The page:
WHAT: Louisiana Senators John Kennedy and Bill Cassidy are signed onto the American Choice and Innovation Online Act, a bi-partisan bill which would create a new level of bureaucracy at the Federal Trade Commission to regulate big tech.
WHY THIS MATTERS: This would be catastrophic for small businesses which have increasingly come to enjoy access to online marketplaces and platforms that go well-beyond their normal geographic clientele. The Act creates barriers to these services being offered by these tech giants. Half-a-million small businesses sell their products on Amazon’s marketplace, for example. Congress would now erect barriers for Amazon to continue to dominate this service.
This bill would impact these services:
· Google Search and Google Maps
· Locate your phone tracking
· Online food ordering and reservations
· Personal data security services
· Prime shipping
· Offering small and/or minority entrepreneur programs on Facebook or eBay marketplaces
HOW DID THESE BILLS START: They are an overreaction to attempts under the previous Administration to deal with first amendment complaints about the big-tech social media services but have gone too far in creating a new economic bureaucracy to control big tech; business organizations that oppose include U.S Chamber of Commerce, CATO, American Enterprise Institute and others.
SOUND CLIP (download available here):
Contact: Jeff Crouere, email@example.com or call (504) 669-6076
After 100 years, a Little-known Prohibition of Jazz in the New Orleans Public Schools is Officially Repealed
A long-forgotten but culturally significant action by the New Orleans Public School Board in 1922 outlawed jazz music and jazz dance from all school campuses. The current School Board overseeing public education in the city famous as the Birthplace of Jazz has now repealed that prohibition.
Exactly 100 years from the day of its original abolition of jazz, the Orleans Parish School Board passed Resolution 04-22 on March 24, 2022, rescinding the prior action and encouraging jazz in the local schools.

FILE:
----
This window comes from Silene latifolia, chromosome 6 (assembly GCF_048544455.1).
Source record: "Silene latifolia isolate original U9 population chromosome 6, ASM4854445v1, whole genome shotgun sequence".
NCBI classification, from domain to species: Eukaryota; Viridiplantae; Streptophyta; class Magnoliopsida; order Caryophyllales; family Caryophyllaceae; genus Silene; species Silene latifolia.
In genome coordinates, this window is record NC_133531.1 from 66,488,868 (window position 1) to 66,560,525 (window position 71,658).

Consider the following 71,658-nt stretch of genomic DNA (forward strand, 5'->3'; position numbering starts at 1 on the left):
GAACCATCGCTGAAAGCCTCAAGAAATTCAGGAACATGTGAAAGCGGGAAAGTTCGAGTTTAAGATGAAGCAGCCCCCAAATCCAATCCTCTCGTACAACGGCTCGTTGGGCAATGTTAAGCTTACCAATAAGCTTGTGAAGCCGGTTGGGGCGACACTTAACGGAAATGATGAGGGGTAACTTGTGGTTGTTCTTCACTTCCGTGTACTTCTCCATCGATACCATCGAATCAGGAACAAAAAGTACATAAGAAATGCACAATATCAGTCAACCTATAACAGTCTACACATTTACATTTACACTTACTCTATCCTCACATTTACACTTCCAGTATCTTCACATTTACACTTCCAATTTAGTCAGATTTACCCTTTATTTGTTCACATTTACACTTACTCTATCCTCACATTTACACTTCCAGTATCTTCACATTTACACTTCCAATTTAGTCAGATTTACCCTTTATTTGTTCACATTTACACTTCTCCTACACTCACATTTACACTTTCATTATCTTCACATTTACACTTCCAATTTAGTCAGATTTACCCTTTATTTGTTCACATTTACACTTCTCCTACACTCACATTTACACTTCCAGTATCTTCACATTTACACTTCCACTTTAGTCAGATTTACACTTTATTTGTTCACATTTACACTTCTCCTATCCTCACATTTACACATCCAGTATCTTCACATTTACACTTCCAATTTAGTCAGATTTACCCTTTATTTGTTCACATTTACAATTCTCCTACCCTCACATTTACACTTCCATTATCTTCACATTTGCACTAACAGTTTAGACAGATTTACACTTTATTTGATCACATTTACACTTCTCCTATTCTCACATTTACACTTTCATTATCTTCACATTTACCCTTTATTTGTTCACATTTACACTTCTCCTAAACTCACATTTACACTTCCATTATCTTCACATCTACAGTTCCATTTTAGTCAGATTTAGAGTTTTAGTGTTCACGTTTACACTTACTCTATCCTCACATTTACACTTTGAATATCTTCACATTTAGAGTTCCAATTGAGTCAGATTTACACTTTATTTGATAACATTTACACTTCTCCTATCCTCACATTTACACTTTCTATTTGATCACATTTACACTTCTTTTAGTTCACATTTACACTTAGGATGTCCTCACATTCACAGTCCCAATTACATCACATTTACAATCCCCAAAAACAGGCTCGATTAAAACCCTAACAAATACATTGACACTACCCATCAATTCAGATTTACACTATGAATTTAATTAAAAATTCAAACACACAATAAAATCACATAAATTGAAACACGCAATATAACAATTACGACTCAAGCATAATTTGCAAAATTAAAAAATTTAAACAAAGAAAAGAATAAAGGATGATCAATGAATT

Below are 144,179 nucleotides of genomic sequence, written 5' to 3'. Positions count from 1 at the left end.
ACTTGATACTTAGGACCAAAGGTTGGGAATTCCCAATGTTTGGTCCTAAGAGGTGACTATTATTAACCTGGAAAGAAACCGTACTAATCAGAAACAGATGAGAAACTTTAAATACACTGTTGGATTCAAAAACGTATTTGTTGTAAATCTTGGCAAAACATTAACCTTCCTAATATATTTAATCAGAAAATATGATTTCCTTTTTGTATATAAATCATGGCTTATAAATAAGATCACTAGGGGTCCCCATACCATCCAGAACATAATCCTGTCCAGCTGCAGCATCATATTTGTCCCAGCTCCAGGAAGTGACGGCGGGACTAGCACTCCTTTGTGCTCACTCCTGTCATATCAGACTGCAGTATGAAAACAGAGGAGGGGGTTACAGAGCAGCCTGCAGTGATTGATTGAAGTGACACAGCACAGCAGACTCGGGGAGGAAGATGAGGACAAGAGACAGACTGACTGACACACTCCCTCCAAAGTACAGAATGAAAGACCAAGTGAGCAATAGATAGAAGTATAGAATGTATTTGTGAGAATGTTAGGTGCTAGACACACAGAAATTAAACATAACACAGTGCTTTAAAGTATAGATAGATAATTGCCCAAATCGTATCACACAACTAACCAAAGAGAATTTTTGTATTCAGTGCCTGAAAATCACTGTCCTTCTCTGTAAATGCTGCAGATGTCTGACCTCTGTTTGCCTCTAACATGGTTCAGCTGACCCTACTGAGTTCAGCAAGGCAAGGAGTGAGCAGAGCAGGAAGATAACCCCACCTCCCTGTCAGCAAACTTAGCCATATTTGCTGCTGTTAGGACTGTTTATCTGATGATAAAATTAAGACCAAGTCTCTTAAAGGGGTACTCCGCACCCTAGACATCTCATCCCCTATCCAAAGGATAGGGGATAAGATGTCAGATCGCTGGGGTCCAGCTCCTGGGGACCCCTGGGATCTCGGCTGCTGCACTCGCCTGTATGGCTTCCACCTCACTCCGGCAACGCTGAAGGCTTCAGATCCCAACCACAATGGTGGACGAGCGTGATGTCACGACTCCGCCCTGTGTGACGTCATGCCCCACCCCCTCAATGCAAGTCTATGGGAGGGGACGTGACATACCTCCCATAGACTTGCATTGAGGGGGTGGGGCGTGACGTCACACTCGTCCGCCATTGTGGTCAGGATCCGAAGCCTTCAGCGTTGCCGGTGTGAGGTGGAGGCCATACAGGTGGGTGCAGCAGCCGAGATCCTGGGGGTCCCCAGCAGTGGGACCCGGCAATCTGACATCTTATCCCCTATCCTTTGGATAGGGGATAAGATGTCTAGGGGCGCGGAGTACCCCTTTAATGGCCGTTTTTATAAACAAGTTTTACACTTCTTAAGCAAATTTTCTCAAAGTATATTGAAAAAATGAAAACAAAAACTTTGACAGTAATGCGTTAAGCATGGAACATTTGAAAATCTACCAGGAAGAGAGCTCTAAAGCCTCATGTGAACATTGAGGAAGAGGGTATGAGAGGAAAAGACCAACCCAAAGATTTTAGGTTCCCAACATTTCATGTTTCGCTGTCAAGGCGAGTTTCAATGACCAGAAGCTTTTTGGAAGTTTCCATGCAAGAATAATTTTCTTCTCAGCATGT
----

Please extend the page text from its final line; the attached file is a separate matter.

“The fact that jazz, the quintessential American art form, had been outlawed in the public schools of its birthplace is both ironic and amusing,” said Dr. Ken Ducote, Executive Director of the Greater New Orleans Collaborative of Charter Schools (GNOCCS). “The 1922 prohibition was not on the School Board’s agenda nor based on any principle of pedagogy, but rather it resulted from one Board member’s ethnocentric personal preferences.”
Dr. Al Kennedy, a retired School District Communications Coordinator and author of several books on local cultural history, discovered the archaic ban in the 1990s when he was documenting his book Chord Changes on the Chalkboard: How Public School Teachers Shaped Jazz and the Music of New Orleans.
He explained that “Public school students benefited not only from the study of music and theory, but from direct exposure to musicians. The School District helped support the local music industry by providing full-time employment for musicians as teachers and band leaders.”
The current School Board, led by President Olin Parker, noted this week that jazz originated in New Orleans and is a truly American art form to be celebrated by history and modern-day self-expression.
President Parker said, “Jazz music in education has been shown to enhance student learning experiences by inspiring creativity, developing focus and creating teamwork.”